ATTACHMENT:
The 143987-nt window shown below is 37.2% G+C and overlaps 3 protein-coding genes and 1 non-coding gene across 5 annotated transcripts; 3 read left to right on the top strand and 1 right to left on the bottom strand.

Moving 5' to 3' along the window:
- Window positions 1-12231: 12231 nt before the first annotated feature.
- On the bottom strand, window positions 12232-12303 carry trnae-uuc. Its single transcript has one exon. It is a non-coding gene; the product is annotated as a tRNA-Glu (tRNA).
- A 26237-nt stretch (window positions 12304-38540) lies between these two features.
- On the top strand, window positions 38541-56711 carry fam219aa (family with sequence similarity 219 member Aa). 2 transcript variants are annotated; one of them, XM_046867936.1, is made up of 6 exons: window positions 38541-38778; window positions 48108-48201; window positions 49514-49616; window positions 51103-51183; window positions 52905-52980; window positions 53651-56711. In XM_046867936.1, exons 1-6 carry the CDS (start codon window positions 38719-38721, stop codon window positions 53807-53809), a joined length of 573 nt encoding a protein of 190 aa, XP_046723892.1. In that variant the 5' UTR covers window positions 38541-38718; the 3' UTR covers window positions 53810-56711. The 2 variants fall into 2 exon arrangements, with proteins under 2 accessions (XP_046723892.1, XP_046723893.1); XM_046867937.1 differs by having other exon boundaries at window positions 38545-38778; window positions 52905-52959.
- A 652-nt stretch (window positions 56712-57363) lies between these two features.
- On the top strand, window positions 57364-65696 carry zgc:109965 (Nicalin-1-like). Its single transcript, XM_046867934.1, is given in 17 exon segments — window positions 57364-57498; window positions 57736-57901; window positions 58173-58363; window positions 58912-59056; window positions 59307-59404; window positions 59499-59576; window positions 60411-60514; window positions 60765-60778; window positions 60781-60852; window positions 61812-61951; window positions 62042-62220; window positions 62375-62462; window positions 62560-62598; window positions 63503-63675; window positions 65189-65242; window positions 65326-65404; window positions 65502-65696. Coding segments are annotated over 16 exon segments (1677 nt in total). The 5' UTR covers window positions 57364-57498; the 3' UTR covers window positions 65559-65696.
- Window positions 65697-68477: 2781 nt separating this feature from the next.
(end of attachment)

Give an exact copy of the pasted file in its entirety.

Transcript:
The 143987-nt window shown below is 37.2% G+C and overlaps 3 protein-coding genes and 1 non-coding gene across 5 annotated transcripts; 3 read left to right on the top strand and 1 right to left on the bottom strand.

Moving 5' to 3' along the window:
- Window positions 1-12231: 12231 nt before the first annotated feature.
- On the bottom strand, window positions 12232-12303 carry trnae-uuc. Its single transcript has one exon. It is a non-coding gene; the product is annotated as a tRNA-Glu (tRNA).
- A 26237-nt stretch (window positions 12304-38540) lies between these two features.
- On the top strand, window positions 38541-56711 carry fam219aa (family with sequence similarity 219 member Aa). 2 transcript variants are annotated; one of them, XM_046867936.1, is made up of 6 exons: window positions 38541-38778; window positions 48108-48201; window positions 49514-49616; window positions 51103-51183; window positions 52905-52980; window positions 53651-56711. In XM_046867936.1, exons 1-6 carry the CDS (start codon window positions 38719-38721, stop codon window positions 53807-53809), a joined length of 573 nt encoding a protein of 190 aa, XP_046723892.1. In that variant the 5' UTR covers window positions 38541-38718; the 3' UTR covers window positions 53810-56711. The 2 variants fall into 2 exon arrangements, with proteins under 2 accessions (XP_046723892.1, XP_046723893.1); XM_046867937.1 differs by having other exon boundaries at window positions 38545-38778; window positions 52905-52959.
- A 652-nt stretch (window positions 56712-57363) lies between these two features.
- On the top strand, window positions 57364-65696 carry zgc:109965 (Nicalin-1-like). Its single transcript, XM_046867934.1, is given in 17 exon segments — window positions 57364-57498; window positions 57736-57901; window positions 58173-58363; window positions 58912-59056; window positions 59307-59404; window positions 59499-59576; window positions 60411-60514; window positions 60765-60778; window positions 60781-60852; window positions 61812-61951; window positions 62042-62220; window positions 62375-62462; window positions 62560-62598; window positions 63503-63675; window positions 65189-65242; window positions 65326-65404; window positions 65502-65696. Coding segments are annotated over 16 exon segments (1677 nt in total). The 5' UTR covers window positions 57364-57498; the 3' UTR covers window positions 65559-65696.
- Window positions 65697-68477: 2781 nt separating this feature from the next.